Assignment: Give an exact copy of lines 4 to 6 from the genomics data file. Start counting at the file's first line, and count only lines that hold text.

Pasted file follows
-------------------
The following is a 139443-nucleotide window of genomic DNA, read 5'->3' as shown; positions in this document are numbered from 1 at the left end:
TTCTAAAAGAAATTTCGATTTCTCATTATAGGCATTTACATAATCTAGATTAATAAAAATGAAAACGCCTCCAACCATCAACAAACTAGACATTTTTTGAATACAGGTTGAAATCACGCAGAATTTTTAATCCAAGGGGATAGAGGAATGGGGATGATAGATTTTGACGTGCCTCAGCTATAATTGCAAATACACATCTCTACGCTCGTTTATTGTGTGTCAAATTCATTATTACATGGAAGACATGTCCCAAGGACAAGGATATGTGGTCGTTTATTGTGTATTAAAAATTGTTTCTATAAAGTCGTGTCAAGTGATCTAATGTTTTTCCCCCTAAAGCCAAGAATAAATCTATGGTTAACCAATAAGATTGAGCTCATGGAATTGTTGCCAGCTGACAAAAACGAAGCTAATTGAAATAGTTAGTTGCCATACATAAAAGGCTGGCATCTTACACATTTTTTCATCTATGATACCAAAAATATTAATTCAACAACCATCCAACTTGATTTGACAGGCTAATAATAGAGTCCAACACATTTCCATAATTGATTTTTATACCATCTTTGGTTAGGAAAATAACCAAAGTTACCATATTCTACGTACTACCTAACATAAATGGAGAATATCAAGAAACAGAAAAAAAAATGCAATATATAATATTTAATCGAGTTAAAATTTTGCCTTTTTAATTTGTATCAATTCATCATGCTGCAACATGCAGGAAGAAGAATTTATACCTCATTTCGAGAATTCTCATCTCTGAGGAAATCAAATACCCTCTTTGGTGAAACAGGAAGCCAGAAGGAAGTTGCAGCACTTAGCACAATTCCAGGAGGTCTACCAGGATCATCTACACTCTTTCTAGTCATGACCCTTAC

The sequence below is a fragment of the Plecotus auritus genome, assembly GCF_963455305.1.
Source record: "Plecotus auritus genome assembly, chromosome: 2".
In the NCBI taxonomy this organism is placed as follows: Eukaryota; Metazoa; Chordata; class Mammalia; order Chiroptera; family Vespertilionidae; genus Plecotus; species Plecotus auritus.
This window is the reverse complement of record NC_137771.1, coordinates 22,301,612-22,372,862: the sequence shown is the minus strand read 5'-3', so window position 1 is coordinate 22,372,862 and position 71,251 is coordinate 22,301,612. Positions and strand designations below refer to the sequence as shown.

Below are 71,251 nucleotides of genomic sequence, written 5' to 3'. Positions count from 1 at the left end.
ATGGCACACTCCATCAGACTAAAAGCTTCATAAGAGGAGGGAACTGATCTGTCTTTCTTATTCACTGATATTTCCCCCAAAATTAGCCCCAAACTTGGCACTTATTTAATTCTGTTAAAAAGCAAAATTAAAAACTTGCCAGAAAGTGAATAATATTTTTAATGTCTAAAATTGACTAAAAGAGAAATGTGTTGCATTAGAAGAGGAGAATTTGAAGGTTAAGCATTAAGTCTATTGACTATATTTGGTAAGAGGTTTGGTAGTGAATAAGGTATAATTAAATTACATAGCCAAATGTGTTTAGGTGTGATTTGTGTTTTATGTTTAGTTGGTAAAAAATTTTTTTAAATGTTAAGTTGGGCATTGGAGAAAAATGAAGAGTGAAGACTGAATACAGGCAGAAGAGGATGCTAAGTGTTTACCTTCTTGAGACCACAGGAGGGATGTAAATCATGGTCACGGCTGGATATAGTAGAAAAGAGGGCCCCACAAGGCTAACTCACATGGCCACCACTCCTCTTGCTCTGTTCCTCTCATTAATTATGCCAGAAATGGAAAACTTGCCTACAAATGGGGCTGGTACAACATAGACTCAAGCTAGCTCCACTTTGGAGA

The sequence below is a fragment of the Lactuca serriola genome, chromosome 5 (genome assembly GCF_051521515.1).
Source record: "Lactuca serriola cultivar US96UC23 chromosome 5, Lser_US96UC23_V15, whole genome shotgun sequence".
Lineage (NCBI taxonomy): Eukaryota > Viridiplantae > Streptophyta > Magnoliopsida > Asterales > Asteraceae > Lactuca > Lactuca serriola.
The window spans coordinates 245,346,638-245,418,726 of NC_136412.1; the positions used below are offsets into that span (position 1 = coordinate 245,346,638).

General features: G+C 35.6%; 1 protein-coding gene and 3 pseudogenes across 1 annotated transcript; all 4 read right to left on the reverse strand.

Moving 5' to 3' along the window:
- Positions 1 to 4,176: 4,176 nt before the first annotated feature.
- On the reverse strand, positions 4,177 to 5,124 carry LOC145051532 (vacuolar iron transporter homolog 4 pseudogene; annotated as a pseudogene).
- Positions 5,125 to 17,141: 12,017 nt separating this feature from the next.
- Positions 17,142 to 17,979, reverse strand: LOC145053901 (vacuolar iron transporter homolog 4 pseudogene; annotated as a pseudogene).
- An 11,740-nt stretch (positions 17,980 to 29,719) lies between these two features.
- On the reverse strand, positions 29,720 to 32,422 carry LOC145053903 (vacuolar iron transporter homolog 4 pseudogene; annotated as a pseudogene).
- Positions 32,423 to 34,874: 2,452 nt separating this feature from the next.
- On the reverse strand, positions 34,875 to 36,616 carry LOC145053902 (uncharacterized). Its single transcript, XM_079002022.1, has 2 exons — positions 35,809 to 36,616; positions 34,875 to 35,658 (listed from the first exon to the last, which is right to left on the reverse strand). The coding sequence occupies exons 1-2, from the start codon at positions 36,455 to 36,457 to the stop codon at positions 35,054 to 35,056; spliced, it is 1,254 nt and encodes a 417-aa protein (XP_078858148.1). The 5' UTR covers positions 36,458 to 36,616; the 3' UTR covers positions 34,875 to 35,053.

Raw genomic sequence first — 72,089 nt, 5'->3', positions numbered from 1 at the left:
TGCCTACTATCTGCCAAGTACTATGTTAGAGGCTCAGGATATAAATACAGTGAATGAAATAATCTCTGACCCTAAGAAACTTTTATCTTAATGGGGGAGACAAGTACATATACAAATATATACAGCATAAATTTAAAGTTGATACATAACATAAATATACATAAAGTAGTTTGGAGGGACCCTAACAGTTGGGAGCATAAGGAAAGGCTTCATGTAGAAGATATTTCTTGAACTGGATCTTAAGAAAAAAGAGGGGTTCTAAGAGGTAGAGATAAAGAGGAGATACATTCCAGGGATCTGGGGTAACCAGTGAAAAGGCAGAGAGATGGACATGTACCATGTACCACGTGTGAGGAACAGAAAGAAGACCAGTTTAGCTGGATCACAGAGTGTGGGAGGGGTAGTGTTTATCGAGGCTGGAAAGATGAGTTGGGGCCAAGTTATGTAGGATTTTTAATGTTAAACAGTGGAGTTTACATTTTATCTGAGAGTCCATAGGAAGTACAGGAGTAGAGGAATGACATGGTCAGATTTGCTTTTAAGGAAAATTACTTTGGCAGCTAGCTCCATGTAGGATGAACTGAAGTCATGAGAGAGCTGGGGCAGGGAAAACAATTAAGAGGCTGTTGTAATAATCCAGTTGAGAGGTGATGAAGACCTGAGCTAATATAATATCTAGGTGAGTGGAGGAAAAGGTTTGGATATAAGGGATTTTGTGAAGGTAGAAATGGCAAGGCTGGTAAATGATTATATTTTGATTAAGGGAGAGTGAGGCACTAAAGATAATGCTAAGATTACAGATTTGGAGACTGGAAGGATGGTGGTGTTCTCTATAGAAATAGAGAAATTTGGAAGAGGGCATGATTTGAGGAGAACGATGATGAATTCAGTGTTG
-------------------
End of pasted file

Source record: "Plecotus auritus genome assembly, chromosome: 2".
In the NCBI taxonomy this organism is placed as follows: Eukaryota; Metazoa; Chordata; class Mammalia; order Chiroptera; family Vespertilionidae; genus Plecotus; species Plecotus auritus.
This window is the reverse complement of record NC_137771.1, coordinates 22,301,612-22,372,862: the sequence shown is the minus strand read 5'-3', so window position 1 is coordinate 22,372,862 and position 71,251 is coordinate 22,301,612. Positions and strand designations below refer to the sequence as shown.